Last year, I almost bought a Rumi collection, but I purchased a wicked copy of The Iliad instead. I mean, it’s not a bad choice! In a game of Would You Rather, I think that could, potentially, be a deal breaker. Do you chose Homer or Rumi? What DO you do? So, I chose Homer, and I can’t say I regret that decision because I knew that I needed Homer at that moment in my life. There was a battle raging in my mind, and Homer gave me the tools to watch how battles can be glorious and well-fought but that your hero will die. Well, that was the aesthetic of the time, the hero must die for it to be considered beautiful and tragic–a sublime melancholy. J.K Rowling showed us the hero just needs to love and “DO” out of love for our fellow humans, beings (of all creatures), and earth.

But, now, I think it is time for Rumi. To me, reading Rumi reminds me of sinking into the most luxurious, healing bath water. I should explain this metaphor a little further. I am a water person. When I was little, other kids would play with each other during fun-swims, but me, I would go to the deep-end and swim as deep as I could. I’d swim under all of the feet of the swimmers, like their feet were seaweed leaves swaying at the surface. And, in my own underwater world, I’d live. I swam with dolphins and mermaids; I solved mysteries of life; I was. That sense of being complete is what I feel when I’m in water. Two years ago, I swam in Lake Ontario. I have been in lake water before, but never in such a large, uncertain body of water. I used to always stare at the water, and I’d watch the ripples grate into each other, a perfect infinity. Being in the water epitomized the intellectualization of a vast infinity. When you look into infinity, you admire its presence. When you are within it, the forces of the other, alien forces, push you and desire you to become part of that system. Like being really tiny in an average-sized tub of jello, you are thrust back and forth, bouncing. But, it is not jello, and you are in the mechanism of infinity. That is how Rumi’s words make me feel.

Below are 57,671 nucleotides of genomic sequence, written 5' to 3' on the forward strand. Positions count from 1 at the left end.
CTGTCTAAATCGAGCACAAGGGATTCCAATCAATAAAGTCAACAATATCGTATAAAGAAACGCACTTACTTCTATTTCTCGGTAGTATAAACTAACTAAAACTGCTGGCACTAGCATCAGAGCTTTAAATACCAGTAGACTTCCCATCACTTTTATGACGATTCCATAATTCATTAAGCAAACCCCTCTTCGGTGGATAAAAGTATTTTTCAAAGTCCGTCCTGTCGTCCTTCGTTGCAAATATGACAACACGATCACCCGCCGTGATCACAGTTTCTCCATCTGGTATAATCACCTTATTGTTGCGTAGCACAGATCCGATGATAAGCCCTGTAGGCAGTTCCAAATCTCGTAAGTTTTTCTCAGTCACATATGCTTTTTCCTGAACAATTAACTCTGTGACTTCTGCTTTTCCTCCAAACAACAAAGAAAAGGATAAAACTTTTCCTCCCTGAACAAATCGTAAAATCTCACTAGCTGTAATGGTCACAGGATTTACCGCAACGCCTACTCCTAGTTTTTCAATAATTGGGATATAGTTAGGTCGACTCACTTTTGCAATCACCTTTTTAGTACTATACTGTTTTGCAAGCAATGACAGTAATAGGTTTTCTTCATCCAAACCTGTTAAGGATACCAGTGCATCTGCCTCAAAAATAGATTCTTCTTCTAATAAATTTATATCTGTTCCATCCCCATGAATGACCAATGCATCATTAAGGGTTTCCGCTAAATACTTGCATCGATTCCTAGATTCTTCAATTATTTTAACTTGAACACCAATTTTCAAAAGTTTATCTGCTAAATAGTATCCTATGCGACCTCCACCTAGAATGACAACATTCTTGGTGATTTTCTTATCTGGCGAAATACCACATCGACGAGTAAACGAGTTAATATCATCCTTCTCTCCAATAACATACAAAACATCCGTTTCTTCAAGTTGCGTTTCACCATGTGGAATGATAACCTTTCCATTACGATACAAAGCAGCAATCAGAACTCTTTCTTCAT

Out beyond ideas of wrongdoing
and rightdoing there is a field.
I’ll meet you there.
-Rumi

Infinite.

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WordPlay Xx
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Reader’s Regret ⎜On Reading When It’s Right For You

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I’ve been thinking a lot about when we read books. It has been said that we come to the books we read when we need them most. I’ve been going through my shelves lately, and I kept thinking, I bought this when I was a teenager, why didn’t I read this then? Why didn’t I read this then? How would my life be different? What complex emotions would I have derived from this experience at that time?

Reader’s regret?

I have to stop myself from giving into that feeling, except as a motivator to keep reading as voraciously as possible. Or, as much as I can. My eyes hate day-reading, so I end up staying up really late to read. It makes no sense; but I think years of libraries have, in fact, ruined daytime for me. So I will use this feeling to spur on better reading habits, but I won’t let it define me or make me feel bad for *past me* not knowing or empathizing or understanding those emotions and feelings the author presents or limits.

I remind myself that those books are still open to me, and, in fact, because I understand language and its nuance more than I did before, those words will take me to places into which I had, previously, been unable to tap. Booktubers often do a year-end wrap-up video about ‘Books that Made Me’. It applies to my reader’s regret. All of the books that I have read, thus far, inform how and what I read in the future. I may pick up a book that I bought when I was a teen, probably a little inappropriately (some of the books I bought were quite mature), and read and enjoy.

For example, I can’t quite remember how old I was, but Costo sold some of Ophah’s Bookclub Books. My mom bought me A Tree Grows in Brooklyn by Betty Smith, East of Eden by John Steinbeck, and One Hundred Years of Solitude by Gabriel Garcia Márquez. I have only read one of the three, so far, and I only read A Tree in 2013. I do plan on reading the other two, but not just yet. East of Eden seems like a summer novel—and Canadian summers can get sultry—so maybe this summer. Additionally, I think my reading was informed more by Canada’s links to the UK and slight idolatry of UK literature over American literature, so that also informed my reluctance to tackle American lit. (Sorry guys…but I’ll get there). The reason I haven’t picked up Solitude, is mostly that other people have said a lot of “it was a long book”…so peer-pressure!!